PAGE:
Robert Hardman, Daily Mail, August 28, 2018
Does the name Tendayi Achiume ring any bells? She was the United Nations’ ‘Special Rapporteur on Racism’, who came to the UK on an official ‘mission’ earlier this year to see if Britain had become more racist since voting to leave the EU.
To the surprise of no one — and the delight of the Left and more zealous Remainers — she concluded that it most certainly had. In particular, her muddle-headed report claimed that Brexit had caused a surge in anti-Semitism and that Britain was now in the grip of ‘national panic’ about Islamic terrorism.
What a pity that Ms Achiume chose to come here instead of, say, Germany. Because if it’s a surge in ugly, extremist anti-immigrant activity you’re looking for — with angry mobs chasing terrified refugees down the street; with shaven-headed thugs hurling abuse at strangers on the basis of their skin colour — then don’t waste your time in Britain.
Go and wander through the friendly, open-hearted European Union and, in particular, the most important nation of the lot. Because when it comes to xenophobia, Germany leaves Brexit Britain for dust — as we are seeing this week.
Here in the UK, the far-Right has all but vanished and even Ukip is a busted flush. The most alarming signs of racism entering the political mainstream are to be found on the Left of Jeremy Corbyn’s Labour Party with its growing vilification of ‘Zionists’.
Disturbing though the language of the Corbynistas may be, it is nothing compared with what we are witnessing on the Continent. Just look at the latest scenes in Saxony, where riot police have been breaking up rampaging gangs of far-Right (and a few far-Left) protesters in recent days.
The federal government has now had to offer support to the authorities in the city of Chemnitz — in what used to be East Germany — following violence in which 18 people were injured. The rioting follows the killing on Sunday of a 35-year-old German man during an altercation with migrants. Police have confirmed that they have arrested a 22-year-old Syrian and a 21-year-old Iraqi on suspicion of manslaughter. Prosecutors said the catalyst for the killing was a verbal confrontation that grew out of control.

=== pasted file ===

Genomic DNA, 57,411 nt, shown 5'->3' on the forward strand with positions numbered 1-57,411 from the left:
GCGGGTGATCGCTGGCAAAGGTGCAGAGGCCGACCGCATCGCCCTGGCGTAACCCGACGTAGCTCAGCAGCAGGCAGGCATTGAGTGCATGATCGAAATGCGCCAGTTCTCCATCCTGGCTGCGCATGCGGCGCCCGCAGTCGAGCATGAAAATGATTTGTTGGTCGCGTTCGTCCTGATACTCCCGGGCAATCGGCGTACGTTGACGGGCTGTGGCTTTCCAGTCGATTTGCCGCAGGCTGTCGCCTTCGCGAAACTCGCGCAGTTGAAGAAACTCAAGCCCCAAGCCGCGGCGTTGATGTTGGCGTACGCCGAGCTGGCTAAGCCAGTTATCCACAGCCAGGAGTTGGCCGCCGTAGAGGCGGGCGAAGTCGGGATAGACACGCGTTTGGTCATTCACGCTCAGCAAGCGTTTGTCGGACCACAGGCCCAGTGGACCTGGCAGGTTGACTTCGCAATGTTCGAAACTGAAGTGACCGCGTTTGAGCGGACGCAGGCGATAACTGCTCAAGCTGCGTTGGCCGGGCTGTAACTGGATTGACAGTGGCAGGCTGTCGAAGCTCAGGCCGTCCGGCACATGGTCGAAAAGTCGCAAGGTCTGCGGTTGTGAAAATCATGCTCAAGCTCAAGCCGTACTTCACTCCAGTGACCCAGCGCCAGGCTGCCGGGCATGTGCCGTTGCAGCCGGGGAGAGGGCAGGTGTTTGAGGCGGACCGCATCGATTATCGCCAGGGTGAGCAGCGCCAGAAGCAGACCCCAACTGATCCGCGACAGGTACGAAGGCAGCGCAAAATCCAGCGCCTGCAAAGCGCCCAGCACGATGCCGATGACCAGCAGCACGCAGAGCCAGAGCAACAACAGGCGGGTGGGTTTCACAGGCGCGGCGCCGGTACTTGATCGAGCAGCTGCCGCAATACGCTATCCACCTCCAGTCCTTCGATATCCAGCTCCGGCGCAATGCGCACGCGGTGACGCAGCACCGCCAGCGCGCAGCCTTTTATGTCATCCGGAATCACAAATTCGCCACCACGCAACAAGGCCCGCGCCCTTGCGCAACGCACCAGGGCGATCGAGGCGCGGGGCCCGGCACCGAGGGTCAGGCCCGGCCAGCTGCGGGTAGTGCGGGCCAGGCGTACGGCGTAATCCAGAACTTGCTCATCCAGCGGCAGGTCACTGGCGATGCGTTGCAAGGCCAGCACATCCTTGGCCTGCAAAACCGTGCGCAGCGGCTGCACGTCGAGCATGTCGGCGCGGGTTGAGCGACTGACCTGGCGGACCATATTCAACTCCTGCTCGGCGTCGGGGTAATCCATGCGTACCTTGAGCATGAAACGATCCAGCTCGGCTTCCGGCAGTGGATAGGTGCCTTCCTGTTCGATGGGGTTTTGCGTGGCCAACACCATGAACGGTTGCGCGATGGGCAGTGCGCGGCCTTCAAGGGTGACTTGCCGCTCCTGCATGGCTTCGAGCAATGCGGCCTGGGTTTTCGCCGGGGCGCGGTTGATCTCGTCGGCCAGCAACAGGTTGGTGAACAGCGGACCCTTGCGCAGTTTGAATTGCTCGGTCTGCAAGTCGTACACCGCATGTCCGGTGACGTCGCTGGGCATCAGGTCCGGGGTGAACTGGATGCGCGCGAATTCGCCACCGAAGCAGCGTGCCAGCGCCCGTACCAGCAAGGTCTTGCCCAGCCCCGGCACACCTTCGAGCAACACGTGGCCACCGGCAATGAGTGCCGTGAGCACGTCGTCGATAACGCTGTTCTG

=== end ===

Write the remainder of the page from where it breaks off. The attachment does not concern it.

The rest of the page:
The authorities were unprepared for what followed. Within hours, street fighting had erupted, inflamed by wildfire rumours on social media. Since then, there has been film footage of demonstrators performing Nazi salutes and chanting ‘the national resistance is marching here’, and disturbing reports of gangs attacking anyone looking non-German.
The Chancellor, Angela Merkel, has now appealed for calm. ‘What we have seen is something which has no place in a constitutional democracy,’ she said yesterday. ‘We have video recordings of [people] hunting down others and hate in the streets.’
Yet, all over Germany and across the political spectrum, millions are pointing the finger of blame right back at Mrs Merkel. They cite her decision in 2015 to open her nation’s doors to all-comers, regardless of need or motive.
As a result, 1.6 million migrants made their way into the EU courtesy of the people-smuggling gangs on Europe’s eastern borders. Some were genuine refugees; many were from peaceful but poor nations simply seeking a better life.
However, the Chancellor neither asked her nation nor the rest of the EU before making a decision that has caused profound divisions across German society.
For a while, Mrs Merkel was the toast of enlightened opinion-formers everywhere. Come December 2015, Time magazine named her its ‘Person of the Year’ for ‘asking more of her country than most politicians would dare’.
Within days, that award had backfired. Millions of Germans were shocked by alarming stories of young women being molested during New Year’s Eve celebrations in Cologne.